Readers of the blog know I put a lot of stock into numbers to help put context around which players are performing and which aren’t. Corsi is one of my favorites because it is a good proxy for territorial possession in a game. To get a player’s Corsi rating, simply add up all the goals, shots on goal, missed shots and blocked shots of that player- both for and against- when he is on the ice. If it is positive, that player helps create scoring chances, and if it is negative – well, the opposite happens. Or, simply go to Behind the Net, and let them do the work for you.
On September 1, 2010, In Andrew Gordon, By Russian Machine Never Breaks
A few weeks ago while the blog took a week hiatus, we asked if any of you had questions for player-turned-blogger Andrew Gordon. And boy did you! Tonight we present to you the first five answers out of the ten best questions we received. Also, make sure to check out the photos in this entry. They are from Game 6 of the 2010 Calder Cup Finals where the Hershey Bears celebrated the franchise’s 11th AHL Championship. The photos are from Gordo’s digital camera that he had on the ice. Take it away, Andrew!
Hi, everyone! Looks like this will be my last blog of the summer. Training camp is right around the corner, and once that hits my focus will be on hockey, not writing! I’m going to try to answer all these questions as best I can, but keep in mind some of them would take me forever to fully explain, so I’ll try to cover as much ground as I can without making this a complete yawner of a read. Thanks for reading!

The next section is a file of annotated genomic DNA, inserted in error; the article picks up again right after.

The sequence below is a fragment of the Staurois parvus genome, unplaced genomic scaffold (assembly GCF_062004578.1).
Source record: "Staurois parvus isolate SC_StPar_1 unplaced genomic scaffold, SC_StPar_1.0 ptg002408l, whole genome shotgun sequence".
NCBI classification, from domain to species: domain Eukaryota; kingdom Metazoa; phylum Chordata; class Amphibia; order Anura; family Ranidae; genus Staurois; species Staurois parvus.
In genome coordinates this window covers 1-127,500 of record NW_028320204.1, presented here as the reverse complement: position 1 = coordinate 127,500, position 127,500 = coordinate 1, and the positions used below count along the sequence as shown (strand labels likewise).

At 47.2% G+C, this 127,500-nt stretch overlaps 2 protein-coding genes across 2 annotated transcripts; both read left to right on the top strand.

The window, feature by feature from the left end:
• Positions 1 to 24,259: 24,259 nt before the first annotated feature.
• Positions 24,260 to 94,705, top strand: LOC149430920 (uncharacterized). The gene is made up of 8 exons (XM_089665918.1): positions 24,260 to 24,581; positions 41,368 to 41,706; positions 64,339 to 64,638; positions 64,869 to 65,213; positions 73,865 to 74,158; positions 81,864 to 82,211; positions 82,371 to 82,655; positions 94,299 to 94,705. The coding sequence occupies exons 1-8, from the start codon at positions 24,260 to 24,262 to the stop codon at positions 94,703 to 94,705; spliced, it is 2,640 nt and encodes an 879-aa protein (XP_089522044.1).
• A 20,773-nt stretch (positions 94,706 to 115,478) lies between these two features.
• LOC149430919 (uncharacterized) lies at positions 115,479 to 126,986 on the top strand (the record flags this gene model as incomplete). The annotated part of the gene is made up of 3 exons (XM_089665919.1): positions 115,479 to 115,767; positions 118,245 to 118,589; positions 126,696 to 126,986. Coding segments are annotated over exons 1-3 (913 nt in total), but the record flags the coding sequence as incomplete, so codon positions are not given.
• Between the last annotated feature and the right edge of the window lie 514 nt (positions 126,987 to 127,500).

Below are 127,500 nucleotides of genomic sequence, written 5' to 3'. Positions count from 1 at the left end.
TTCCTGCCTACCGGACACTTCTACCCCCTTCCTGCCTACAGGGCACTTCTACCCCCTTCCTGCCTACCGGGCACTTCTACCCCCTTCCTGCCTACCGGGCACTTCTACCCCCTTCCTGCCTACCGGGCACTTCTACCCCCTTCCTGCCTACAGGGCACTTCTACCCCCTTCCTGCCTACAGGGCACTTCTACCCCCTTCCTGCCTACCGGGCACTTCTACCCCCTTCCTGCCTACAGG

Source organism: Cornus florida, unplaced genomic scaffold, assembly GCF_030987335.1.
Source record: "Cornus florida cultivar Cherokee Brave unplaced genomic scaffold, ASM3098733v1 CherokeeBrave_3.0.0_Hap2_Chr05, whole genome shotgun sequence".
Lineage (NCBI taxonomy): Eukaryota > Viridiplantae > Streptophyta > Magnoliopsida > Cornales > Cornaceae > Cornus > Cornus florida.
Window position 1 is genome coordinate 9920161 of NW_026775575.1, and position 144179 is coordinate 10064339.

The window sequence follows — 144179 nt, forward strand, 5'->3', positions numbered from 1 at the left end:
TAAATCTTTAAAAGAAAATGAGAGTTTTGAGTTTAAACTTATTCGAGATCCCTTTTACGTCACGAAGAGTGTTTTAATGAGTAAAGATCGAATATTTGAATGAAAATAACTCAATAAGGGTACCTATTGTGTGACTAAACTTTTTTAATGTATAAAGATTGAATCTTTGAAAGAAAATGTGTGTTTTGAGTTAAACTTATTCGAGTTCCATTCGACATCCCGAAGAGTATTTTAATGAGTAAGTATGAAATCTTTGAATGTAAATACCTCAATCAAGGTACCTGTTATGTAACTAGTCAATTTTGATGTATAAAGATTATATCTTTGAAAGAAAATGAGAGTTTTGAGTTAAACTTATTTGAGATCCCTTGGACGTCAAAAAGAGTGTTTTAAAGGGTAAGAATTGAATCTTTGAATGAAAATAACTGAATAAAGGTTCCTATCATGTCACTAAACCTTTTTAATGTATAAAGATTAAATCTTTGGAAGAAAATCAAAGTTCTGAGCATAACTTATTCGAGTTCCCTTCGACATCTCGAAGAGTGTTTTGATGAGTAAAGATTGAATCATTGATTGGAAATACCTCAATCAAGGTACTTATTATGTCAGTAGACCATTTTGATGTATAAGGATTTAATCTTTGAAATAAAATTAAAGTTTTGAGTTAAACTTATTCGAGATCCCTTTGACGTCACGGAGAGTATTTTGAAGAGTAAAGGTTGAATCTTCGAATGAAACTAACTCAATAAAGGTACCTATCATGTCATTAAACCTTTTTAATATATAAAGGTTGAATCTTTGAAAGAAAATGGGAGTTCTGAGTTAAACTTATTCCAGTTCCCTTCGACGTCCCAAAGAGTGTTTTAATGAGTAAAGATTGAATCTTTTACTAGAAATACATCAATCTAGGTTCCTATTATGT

tfirey asks, “Gordo: I have a lot of questions about how pro athletes train (as it’s a world that I’ll never know — alas!). Can you tell us what you do in your workouts? Are any exercises hockey-specific, as opposed to standard endurance and strength-building? How does your routine change throughout the year?”
Thanks for the question, tfirey. All players have different things they like to do to prepare for upcoming seasons. It’s kind of a trial-and-error thing. The majority of us have had trainers growing up, in junior, in college, and at various pro levels. They each have their own philosophies and training methods to get a player to the optimum level of fitness.